Outside of his usual side-stepping of starting lineup questions at his weekly press conferences, I've really come to like what Max Allegri says in interviews. He is thoughtful and calm, insightful and level-headed. Sometimes we see other managers try and use the press as a way to deflect criticism or just go on rants that really have no place to begin with.
I bring this up because Allegri, who's probably enjoying a nice little vacation before preseason training starts up again next month, was interviewed for Monday's edition of the Gazzetta dello Sport. That interview was like so many other Allegri interviews since he has taken over as Juventus manager. They're really, really good and extremely well done. Whenever you hear the man speak — or read in the paper/online, in this case — you can tell, outside of the "I don't really know who my starting lineup will really be or what formation I will use" kind of cracks, that it is genuine.
In the Gazzetta, Allegri's interview hit a wide variety of topics. Some were about the recent past during his first season at Juventus, some about what the future holds for a club he's suddenly a central figure at. Here's a few pieces of said interview with the man who just led Juventus to a domestic double and the Champions League final for the first time in 12 years.
On what Juventus' objectives will be entering the 2015-16 season:
"We have the usual objectives — Scudetto, Coppa Italia and I dream about the Champions League going forward. The primary objective is to make history by recording a fifth consecutive Scudetto — Juve only managed that in the 1930s and it was another world then."
So folks might think "Well shouldn't the Serie A title be a given considering how dominant Juve have been the last few years?" and that would be true. Others may say "How can a team stay motivated if the prime objective is to win a league they've won so many times before?" and they wouldn't necessarily be wrong, either. But as we've come to find out about this group of Juventus players and the amount of legitimate and quality leaders it currently has — both on the field and in the management sector — racking up Scudetti will never ever get old. Just watch the way they celebrate these titles every year. That's the reward for all the months of work they put in every season.
On any potential transfer targets this summer:
"It's true that I asked for a No. 10. I like Oscar a lot. He's a player who can make the difference on the European stage as well, which is great as it's not a given that a great league player can perform in Europe. I like him, but I also like Isco, [Javier] Pastore, [Angel] Di Maria and [Toni] Kroos.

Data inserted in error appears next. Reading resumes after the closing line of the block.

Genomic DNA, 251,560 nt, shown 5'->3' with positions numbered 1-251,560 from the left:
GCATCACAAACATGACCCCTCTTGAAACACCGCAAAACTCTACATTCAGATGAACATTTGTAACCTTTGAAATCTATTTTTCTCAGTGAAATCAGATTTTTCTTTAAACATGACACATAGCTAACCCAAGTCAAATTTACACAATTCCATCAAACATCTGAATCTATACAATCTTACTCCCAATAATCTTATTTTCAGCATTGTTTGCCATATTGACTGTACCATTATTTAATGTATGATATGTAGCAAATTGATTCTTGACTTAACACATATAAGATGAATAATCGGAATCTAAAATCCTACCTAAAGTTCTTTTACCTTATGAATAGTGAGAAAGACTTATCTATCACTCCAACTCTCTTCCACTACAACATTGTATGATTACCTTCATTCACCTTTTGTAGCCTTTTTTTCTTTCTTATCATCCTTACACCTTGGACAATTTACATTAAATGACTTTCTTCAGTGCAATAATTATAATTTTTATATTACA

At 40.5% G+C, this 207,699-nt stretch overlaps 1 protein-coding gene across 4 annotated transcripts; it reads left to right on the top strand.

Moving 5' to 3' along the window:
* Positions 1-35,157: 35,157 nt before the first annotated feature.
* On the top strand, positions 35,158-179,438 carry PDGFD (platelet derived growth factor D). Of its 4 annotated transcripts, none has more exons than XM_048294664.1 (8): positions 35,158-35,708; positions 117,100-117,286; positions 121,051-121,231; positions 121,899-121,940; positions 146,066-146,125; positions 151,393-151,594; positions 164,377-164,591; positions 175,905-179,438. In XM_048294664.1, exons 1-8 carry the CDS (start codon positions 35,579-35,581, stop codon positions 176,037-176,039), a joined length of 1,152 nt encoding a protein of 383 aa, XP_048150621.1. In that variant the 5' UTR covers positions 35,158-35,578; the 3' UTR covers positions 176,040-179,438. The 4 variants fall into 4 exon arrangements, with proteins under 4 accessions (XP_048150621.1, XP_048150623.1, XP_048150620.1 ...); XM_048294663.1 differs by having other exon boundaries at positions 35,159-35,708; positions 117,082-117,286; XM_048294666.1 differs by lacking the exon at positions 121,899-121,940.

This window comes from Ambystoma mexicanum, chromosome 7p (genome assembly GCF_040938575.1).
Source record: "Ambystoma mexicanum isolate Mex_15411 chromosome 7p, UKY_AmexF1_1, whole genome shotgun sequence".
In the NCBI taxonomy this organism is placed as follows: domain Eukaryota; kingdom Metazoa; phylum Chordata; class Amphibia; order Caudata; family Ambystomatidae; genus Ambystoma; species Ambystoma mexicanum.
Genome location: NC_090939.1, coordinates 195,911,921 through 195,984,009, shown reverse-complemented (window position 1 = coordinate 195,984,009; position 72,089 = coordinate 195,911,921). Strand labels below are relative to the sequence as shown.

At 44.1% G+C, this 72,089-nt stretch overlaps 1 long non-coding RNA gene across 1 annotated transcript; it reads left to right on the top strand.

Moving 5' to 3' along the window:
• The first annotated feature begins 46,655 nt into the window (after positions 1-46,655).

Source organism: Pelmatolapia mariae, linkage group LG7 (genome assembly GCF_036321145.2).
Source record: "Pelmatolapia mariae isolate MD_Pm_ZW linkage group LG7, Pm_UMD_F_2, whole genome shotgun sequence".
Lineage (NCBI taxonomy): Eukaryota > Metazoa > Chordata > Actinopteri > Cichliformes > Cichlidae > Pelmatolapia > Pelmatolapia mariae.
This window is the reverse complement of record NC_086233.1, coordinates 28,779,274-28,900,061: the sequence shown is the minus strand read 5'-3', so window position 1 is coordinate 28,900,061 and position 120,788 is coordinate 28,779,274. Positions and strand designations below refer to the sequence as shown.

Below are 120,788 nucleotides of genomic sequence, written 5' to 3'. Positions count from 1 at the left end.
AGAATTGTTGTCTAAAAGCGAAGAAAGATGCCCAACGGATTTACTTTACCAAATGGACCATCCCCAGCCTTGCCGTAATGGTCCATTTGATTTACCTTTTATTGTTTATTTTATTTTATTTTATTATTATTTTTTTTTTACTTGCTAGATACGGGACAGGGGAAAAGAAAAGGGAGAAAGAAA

"There aren't many centre forwards in circulation. Mandzukic, Higuain ... not many others. Mandzukic would be a good element to help relaunch our attack. The contract isn't a formality, but there is the desire to go forward together."
To continue to compete on three fronts and make more deep runs in the Champions League, depth will continue to be important for Juventus. That's not just having a strong starting lineup, but also on the bench to allow Allegri to rotate his squad. One of the many transfer rumors back in January revolved around the hunt for a starting trequartista as Allegri went with a full-time switch to a 4-3-1-2 formation. With nothing coming of such talk and rumored negotiations to bring somebody like Wesley Sneijder to Turin, Allegri settled for Arturo Vidal or Roberto Pereyra in the spot behind the strikers.
Who knows if anything will materialize when it comes to signing a No. 10 this summer, but it's not like Max was trying to keep his admiration for Oscar under wraps to begin with, I suppose. I guess those rumors about Juve being interested in Oscar do have some truth to them. Damn I hate when the British media actually gets something close to correct.
On Álvaro Morata:
"If we must sell Morata, I'd hope that the club takes in at least €70-80m as that is his true value. I think we must look to him and also to [Kingsley] Coman, who is another youngster with exceptional quality."
I really don't want Morata to leave. Neither should you. That's because he's already a damn good striker and progressed a pretty good amount over the course of the season after he became a regular starter.
On continuing to bring talented youngsters to Juventus and their importance to the club these days:
"If we have the right young players, why not? People like [Paulo] Dybala can help construct a cycle. To be at the top in Europe you need the right mentality and the right key players. We agree at the club — we need experienced players who can help the younger ones develop."
Dybala is going to be the headliner because of how much Juventus has spent on him this summer. (That's €32 million plus bonuses, in case you forgot.) Regardless of Carlos Tévez's future heading into the 2015-16, Dybala is bound to play a big part in the lineup. You don't spend that kind of money on somebody like Dybala only to have him sit on the bench more often than not. Well, unless you're some British club that has money to throw around like it's a rap video. And unlike Morata this past season, there won't be any kind of acclamation period to Serie A for Dybala, who was arguably Palermo's best player this year.